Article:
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Autoimmune thyroiditis; Hashimoto's thyroiditis
About 15 million Americans have unrecognized thyroid disease, mostly subclinical hypothyroidism (mildly underactive thyroid). Less than 2% of the U.S. population has full-blown hypothyroidism.
Women. Women have 10 times the risk of hypothyroidism as men, with the difference being significant after age 34. Because the symptoms of hypothyroidism and menopause are so similar, hypothyroidism may easily be missed.
Pregnancy is a major factor in the higher risk in women. It affects the thyroid in a number of ways and poses a high risk for hypothyroidism, both during pregnancy and afterward. For one, iodine requirements are high in both the mother and the fetus. Changes in reproductive hormones also cause changes in thyroid hormone levels. In addition, some women develop antibodies to their own thyroid during pregnancy, causing a condition known as postpartum autoimmune, or subacute, thyroiditis. This occurs in up to 10% of pregnant women and tends to develop 4 - 12 months after delivery. It is a limited condition and nearly always clears up. However, it does pose a risk for the development of permanent hypothyroidism later on.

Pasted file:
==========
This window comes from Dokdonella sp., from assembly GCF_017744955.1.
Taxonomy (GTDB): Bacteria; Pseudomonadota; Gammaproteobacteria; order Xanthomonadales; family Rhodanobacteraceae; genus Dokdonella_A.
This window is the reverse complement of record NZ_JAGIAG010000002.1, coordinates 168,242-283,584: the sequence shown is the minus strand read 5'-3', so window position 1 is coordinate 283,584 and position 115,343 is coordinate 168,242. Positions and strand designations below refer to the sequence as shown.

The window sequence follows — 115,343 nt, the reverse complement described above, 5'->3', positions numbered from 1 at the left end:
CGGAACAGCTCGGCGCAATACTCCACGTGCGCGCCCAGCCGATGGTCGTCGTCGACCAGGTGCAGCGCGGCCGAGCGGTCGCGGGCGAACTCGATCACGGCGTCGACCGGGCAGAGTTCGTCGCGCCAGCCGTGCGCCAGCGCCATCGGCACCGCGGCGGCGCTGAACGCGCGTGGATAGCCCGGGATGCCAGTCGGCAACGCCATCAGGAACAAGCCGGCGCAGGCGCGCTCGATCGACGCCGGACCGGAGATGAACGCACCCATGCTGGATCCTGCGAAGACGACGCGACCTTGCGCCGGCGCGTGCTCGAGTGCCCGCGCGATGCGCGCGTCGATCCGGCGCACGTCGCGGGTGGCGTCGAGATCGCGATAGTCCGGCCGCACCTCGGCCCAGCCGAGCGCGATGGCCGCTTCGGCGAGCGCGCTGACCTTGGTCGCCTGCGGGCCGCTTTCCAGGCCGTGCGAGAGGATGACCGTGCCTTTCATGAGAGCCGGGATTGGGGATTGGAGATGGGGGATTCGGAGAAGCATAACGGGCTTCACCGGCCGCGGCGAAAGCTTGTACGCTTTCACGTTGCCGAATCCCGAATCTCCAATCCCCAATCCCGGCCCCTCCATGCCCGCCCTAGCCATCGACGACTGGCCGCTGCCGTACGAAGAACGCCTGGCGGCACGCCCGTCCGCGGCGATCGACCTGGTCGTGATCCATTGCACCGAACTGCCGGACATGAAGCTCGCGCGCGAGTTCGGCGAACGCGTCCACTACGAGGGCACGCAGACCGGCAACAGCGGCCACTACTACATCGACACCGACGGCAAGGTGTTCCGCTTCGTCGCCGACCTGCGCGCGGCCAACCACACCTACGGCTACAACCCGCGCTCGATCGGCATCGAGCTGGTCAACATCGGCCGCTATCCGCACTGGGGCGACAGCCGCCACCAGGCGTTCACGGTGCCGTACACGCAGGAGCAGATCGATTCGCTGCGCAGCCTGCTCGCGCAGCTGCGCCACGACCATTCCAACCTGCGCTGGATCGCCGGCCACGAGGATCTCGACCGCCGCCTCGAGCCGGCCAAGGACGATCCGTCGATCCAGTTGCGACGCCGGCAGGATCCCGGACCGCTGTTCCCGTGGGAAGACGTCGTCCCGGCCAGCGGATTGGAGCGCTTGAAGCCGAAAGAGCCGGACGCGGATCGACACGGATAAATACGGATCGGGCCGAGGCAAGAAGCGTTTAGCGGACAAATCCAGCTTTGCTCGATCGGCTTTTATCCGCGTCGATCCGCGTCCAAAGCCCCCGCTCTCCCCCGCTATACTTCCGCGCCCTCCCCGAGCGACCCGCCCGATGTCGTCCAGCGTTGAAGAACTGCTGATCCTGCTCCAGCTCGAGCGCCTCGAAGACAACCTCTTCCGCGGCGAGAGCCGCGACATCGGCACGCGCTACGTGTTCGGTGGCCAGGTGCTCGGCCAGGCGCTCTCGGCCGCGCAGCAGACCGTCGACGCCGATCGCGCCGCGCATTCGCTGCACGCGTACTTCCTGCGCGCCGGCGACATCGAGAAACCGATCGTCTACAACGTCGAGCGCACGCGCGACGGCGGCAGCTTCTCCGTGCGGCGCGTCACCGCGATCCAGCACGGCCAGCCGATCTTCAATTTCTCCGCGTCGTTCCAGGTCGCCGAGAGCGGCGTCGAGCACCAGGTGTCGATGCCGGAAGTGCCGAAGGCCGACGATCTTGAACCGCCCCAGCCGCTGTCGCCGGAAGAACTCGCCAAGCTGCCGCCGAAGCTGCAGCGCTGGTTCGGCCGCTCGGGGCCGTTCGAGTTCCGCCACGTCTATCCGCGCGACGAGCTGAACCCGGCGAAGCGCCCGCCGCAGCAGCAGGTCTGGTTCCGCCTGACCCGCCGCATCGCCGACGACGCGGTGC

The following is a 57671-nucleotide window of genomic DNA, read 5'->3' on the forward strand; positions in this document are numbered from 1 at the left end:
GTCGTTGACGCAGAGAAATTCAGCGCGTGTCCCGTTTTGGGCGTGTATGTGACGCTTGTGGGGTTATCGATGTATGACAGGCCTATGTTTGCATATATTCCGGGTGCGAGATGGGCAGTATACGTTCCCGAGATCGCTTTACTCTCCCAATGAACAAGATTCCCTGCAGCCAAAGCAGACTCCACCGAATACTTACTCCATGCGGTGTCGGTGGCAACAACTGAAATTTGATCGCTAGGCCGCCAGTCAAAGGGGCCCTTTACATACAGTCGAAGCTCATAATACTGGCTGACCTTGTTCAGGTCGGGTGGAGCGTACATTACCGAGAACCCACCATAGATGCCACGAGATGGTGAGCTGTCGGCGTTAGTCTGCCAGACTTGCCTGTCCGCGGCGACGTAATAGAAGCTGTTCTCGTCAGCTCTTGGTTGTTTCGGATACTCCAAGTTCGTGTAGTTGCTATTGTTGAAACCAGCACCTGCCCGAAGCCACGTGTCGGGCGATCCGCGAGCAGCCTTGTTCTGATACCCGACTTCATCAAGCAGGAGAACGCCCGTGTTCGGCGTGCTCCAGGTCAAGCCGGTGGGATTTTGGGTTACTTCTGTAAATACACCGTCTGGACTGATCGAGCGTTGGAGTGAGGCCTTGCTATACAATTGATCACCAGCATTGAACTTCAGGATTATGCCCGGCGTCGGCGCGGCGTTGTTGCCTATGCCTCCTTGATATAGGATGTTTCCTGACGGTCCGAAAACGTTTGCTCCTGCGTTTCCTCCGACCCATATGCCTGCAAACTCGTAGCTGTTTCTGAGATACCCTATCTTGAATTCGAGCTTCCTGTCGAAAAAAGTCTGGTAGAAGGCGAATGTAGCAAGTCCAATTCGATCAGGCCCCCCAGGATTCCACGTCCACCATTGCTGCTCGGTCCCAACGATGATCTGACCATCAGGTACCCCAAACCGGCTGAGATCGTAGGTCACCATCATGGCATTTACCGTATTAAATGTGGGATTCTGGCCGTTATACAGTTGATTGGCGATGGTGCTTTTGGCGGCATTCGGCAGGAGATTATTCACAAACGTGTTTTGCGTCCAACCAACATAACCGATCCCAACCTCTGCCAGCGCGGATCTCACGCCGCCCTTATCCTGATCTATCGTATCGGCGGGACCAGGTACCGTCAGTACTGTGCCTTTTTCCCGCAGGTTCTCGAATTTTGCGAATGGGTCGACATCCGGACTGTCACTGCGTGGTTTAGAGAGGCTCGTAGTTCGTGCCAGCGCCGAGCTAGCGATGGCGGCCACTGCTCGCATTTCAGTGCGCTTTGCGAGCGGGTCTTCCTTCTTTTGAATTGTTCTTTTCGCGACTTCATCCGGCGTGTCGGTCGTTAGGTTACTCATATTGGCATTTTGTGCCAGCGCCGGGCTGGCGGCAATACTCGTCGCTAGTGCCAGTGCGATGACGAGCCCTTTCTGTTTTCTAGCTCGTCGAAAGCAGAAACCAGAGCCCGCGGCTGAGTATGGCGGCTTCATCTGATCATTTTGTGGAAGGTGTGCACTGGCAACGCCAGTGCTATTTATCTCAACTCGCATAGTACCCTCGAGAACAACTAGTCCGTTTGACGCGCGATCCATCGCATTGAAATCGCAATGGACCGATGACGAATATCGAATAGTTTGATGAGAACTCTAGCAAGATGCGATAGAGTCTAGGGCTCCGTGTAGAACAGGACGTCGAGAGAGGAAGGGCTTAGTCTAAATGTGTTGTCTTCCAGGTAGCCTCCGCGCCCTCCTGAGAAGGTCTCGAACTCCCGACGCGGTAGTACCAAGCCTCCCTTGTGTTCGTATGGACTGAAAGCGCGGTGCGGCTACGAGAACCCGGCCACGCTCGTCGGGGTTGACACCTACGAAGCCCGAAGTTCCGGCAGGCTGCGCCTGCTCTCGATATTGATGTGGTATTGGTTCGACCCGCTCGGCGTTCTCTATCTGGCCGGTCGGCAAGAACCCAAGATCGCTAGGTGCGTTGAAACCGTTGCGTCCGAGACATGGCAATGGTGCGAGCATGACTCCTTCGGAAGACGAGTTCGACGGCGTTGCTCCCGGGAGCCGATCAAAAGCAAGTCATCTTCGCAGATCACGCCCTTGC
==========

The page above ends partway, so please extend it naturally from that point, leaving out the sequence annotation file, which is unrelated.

Age. The risk for hypothyroidism is greatest after age 50 and increases with age. However, hypothyroidism can affect people of all ages.
Genetics plays a role in many cases of underactive and overactive thyroid. The genetics involved with hypothyroidism are complicated, however. Certain genetic features, for example, appear to play a role in Hashimoto's thyroiditis and postpartum thyroiditis in Caucasians, but others affect different ethnic groups. Thyroid disease will often skip generations. For example, someone with an underactive thyroid may have healthy parents but have grandparents who had thyroid troubles. Some people inherit a tendency for thyroid problems but never become ill, while others become very sick.
Smoking significantly increases risk for thyroid disease, particularly autoimmune Hashimoto's thyroiditis and postpartum thyroiditis. Smoking also increases the negative effects of hypothyroidism, notably on the arteries and heart.
People with certain medical conditions have a higher risk for hypothyroidism. These conditions include:
Many drugs affect the thyroid, so anyone being treated for a chronic disease, taking thyroid medication, and those at risk for a thyroid disorder should discuss the impact these drugs may have on their thyroid.
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